I have been facing serious problems on developing film.
Problem solved. Read on if you want to know how…
I use a Paterson tank with plastic reels and use the paddle twisting method to provide agitation. I’ve tried the following changes:
– change the way I pour in and pour out developer (fast and slow)
– different ways to twist the paddle (only clockwise, only anti clockwise, both anticlockwise and clockwise)
– use a funnel to pour develop
– inversion agitation method
– agitate gently
– agitate vigorously
Still after all these experiments, these sprocket marks are still there….
I’ve checked whether the film is properly loaded when I open the tank and it seems to be ok.
I was about to call it a day when a web pal of mine, Khairil, said that its caused by the film having contact with each other during development.
It got me thinking that the only time the film is meant to touch is at the very beginning when I load or at the very end where I take it out of the reel. If I were to look at the sprocket marks some of them are ridiculously located. For example the film literally has to be at 90 degrees to itself (like a ribbon) for it to create the kind if sprocket marks it was creating. Impossible.
Then I realised that the film are sometimes knotted in that manner when I load it into the reel. Also, I was suffering from fogging marks at the edge of the film (like this one below)
I had always thought that the fogging marks came from incorrect developing mix or time but didn’t want to address it until I solve the sprocket marks issue. The other thing I noticed was that the sprocket marks are most violent when using a high ISO . You should see the marks on a ISO 3200 Delta.
Then I realised.
All the issue came from the same source. Evidently what I’ve been doing the last 6 months is loading the film in a bag which allowed light to streak in. When that happens, the light would be more obvious when its able to peek through the sprocket marks. When it didn’t have sprocket marks, it caused the fogging (should have tackled that way earlier). Its also more apparent in higher ISO film because of thelight sensitivity. I check the bag. No leaks except from the sleeves. I was not careful to make sure the sleeves where I put my hand through.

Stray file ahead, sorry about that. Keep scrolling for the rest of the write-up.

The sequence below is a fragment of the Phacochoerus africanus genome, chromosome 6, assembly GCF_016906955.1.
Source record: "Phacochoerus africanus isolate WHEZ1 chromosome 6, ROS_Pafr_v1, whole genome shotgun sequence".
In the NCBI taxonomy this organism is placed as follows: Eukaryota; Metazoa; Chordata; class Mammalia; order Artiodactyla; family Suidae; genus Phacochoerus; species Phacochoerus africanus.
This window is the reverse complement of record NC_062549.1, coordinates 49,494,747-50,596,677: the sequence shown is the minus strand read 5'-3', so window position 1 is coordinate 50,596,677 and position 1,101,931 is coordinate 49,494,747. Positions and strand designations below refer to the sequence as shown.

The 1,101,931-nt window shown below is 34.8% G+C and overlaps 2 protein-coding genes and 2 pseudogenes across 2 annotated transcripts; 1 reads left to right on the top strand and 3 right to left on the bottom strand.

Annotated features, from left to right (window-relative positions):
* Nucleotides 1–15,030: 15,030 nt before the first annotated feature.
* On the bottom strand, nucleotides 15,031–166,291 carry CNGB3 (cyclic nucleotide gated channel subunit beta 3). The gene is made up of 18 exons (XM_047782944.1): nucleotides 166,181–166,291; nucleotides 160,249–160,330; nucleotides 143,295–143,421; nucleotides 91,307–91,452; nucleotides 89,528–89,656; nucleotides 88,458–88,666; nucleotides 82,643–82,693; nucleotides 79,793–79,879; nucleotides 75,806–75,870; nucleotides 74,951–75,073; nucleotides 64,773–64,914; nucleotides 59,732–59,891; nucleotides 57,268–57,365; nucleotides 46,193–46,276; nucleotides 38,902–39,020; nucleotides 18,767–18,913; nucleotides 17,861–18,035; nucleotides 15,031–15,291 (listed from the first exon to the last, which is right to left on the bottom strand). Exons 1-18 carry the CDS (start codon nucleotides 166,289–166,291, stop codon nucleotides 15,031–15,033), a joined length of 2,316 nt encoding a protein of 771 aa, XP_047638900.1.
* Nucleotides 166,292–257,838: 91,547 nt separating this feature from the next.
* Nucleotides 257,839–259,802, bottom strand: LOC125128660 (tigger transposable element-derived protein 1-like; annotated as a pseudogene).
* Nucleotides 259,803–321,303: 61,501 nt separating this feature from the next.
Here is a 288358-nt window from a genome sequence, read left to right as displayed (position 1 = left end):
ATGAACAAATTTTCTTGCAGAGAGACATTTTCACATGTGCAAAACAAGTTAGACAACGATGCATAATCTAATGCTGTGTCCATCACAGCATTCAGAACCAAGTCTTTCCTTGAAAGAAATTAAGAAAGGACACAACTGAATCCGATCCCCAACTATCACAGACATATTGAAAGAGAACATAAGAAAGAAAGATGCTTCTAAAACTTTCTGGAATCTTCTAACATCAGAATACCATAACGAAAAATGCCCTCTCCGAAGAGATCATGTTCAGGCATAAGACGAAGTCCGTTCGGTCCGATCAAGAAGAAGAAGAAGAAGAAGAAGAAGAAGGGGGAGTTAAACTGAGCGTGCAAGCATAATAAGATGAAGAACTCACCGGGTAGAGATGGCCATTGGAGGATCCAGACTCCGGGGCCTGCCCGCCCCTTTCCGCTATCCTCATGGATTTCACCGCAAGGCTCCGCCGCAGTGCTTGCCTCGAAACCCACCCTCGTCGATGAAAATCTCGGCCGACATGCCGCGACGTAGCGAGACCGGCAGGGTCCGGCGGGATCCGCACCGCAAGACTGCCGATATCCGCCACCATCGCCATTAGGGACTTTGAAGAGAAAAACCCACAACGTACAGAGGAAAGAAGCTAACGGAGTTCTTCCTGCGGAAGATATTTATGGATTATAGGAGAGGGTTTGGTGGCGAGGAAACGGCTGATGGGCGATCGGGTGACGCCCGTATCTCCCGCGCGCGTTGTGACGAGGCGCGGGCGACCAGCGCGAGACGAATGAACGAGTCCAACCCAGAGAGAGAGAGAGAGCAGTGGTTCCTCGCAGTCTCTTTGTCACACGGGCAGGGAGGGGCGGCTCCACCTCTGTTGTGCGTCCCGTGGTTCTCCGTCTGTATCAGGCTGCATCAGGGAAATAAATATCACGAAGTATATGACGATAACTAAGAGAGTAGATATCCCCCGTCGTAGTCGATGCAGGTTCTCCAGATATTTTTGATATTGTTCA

With this theory, I developed another roll last night. In the dark. With a blanket and a towel on top of the bag.
The theory was proven. It had nothing to do with the way I loaded the film, just the environment. It had nothing to do with the agitation technique because it occured before any chemicals even went near the film. This is a perfect image I took yesterday.
I can’t tell you how overjoyed I am. Nearly 100 rolls later. Now I can focus on the imagery instead of the process. Now I can start using zone metering and really taking control of the output.
Now I can’t wait for the magic to happen…..